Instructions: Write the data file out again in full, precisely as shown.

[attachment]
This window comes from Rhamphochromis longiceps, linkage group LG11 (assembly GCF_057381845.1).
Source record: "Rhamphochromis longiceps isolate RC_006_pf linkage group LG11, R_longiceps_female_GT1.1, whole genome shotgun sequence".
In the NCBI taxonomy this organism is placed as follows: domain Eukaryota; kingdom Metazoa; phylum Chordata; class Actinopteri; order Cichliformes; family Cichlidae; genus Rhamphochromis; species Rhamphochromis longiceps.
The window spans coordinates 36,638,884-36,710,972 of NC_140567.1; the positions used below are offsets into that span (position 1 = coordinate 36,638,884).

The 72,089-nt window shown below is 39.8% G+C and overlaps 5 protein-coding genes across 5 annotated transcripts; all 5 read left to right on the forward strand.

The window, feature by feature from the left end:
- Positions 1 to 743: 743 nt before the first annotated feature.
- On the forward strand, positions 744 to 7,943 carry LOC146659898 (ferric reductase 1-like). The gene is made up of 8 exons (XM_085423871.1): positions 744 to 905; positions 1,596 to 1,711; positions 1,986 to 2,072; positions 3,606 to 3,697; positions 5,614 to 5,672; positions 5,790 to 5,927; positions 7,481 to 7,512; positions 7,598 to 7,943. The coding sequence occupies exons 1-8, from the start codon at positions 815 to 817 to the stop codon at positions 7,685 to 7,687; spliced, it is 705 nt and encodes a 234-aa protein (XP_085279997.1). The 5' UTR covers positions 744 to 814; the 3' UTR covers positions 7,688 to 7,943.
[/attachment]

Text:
This window comes from Rhamphochromis longiceps, linkage group LG11 (assembly GCF_057381845.1).
Source record: "Rhamphochromis longiceps isolate RC_006_pf linkage group LG11, R_longiceps_female_GT1.1, whole genome shotgun sequence".
In the NCBI taxonomy this organism is placed as follows: domain Eukaryota; kingdom Metazoa; phylum Chordata; class Actinopteri; order Cichliformes; family Cichlidae; genus Rhamphochromis; species Rhamphochromis longiceps.
The window spans coordinates 36,638,884-36,710,972 of NC_140567.1; the positions used below are offsets into that span (position 1 = coordinate 36,638,884).

The 72,089-nt window shown below is 39.8% G+C and overlaps 5 protein-coding genes across 5 annotated transcripts; all 5 read left to right on the forward strand.

The window, feature by feature from the left end:
- Positions 1 to 743: 743 nt before the first annotated feature.
- On the forward strand, positions 744 to 7,943 carry LOC146659898 (ferric reductase 1-like). The gene is made up of 8 exons (XM_085423871.1): positions 744 to 905; positions 1,596 to 1,711; positions 1,986 to 2,072; positions 3,606 to 3,697; positions 5,614 to 5,672; positions 5,790 to 5,927; positions 7,481 to 7,512; positions 7,598 to 7,943. The coding sequence occupies exons 1-8, from the start codon at positions 815 to 817 to the stop codon at positions 7,685 to 7,687; spliced, it is 705 nt and encodes a 234-aa protein (XP_085279997.1). The 5' UTR covers positions 744 to 814; the 3' UTR covers positions 7,688 to 7,943.